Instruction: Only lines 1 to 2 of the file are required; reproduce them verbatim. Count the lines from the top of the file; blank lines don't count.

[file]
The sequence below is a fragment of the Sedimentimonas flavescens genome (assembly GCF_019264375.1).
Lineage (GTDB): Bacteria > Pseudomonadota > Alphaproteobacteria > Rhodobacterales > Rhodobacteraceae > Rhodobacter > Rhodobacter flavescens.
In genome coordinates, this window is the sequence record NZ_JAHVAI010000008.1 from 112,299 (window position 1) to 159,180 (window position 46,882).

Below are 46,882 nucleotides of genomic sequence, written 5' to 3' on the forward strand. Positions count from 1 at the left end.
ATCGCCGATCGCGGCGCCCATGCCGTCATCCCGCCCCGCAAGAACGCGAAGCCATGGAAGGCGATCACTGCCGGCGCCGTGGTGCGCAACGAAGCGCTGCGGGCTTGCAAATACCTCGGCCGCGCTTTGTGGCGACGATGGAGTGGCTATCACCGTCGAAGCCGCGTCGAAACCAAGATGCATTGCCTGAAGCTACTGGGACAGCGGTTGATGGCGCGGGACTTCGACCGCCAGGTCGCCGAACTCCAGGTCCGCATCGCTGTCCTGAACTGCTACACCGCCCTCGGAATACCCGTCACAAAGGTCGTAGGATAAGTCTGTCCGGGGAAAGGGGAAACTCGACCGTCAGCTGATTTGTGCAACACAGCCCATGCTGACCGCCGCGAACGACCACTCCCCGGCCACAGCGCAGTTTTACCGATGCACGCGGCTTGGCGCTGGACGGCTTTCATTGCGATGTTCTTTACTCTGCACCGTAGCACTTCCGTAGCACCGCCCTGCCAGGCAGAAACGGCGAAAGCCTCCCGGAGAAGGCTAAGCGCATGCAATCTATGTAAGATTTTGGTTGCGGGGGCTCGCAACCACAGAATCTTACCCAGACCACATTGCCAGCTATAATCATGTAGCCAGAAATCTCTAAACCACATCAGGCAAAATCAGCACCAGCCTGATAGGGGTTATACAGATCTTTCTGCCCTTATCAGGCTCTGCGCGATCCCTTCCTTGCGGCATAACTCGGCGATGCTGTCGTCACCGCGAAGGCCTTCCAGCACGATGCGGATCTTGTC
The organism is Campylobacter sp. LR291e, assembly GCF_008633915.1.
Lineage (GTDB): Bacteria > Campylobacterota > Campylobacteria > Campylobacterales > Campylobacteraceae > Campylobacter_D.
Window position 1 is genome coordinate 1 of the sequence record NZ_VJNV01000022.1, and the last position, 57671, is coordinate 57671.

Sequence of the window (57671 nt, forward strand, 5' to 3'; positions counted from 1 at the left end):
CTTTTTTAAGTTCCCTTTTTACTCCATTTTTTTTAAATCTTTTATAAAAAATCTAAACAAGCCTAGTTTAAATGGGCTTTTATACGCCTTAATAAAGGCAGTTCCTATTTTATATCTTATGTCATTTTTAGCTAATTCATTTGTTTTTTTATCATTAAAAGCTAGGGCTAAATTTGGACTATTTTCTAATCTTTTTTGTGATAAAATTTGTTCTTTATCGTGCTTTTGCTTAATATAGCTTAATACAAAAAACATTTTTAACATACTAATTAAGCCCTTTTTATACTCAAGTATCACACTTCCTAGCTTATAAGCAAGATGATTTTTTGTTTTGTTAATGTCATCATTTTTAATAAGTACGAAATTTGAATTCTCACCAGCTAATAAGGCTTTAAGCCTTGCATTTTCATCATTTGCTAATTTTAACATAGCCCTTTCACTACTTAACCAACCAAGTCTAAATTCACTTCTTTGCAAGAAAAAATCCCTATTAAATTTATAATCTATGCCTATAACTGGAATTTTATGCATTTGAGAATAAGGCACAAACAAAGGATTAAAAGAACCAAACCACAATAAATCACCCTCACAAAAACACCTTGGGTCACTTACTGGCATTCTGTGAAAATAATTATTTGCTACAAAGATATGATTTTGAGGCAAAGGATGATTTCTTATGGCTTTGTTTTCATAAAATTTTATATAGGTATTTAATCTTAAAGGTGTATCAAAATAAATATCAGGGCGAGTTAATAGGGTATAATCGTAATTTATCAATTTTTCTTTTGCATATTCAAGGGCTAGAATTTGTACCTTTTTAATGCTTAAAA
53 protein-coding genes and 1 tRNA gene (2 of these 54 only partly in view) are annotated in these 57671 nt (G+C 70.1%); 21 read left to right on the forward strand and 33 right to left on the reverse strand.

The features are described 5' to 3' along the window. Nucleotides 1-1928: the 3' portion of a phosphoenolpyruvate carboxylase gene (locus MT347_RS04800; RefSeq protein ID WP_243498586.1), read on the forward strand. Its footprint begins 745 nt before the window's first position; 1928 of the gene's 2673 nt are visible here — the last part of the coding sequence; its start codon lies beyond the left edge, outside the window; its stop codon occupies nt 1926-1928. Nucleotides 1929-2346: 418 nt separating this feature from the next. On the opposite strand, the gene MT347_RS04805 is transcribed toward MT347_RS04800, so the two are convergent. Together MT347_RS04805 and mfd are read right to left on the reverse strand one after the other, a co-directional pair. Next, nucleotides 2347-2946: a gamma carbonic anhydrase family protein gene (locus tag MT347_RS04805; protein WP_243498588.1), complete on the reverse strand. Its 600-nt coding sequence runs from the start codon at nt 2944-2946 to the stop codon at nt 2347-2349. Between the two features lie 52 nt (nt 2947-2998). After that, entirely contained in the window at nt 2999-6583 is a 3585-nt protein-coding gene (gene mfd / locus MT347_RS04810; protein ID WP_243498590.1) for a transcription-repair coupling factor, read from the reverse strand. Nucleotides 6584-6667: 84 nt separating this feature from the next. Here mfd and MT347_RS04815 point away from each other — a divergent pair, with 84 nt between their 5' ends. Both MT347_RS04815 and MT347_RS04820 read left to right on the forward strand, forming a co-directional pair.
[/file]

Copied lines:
The sequence below is a fragment of the Sedimentimonas flavescens genome (assembly GCF_019264375.1).
Lineage (GTDB): Bacteria > Pseudomonadota > Alphaproteobacteria > Rhodobacterales > Rhodobacteraceae > Rhodobacter > Rhodobacter flavescens.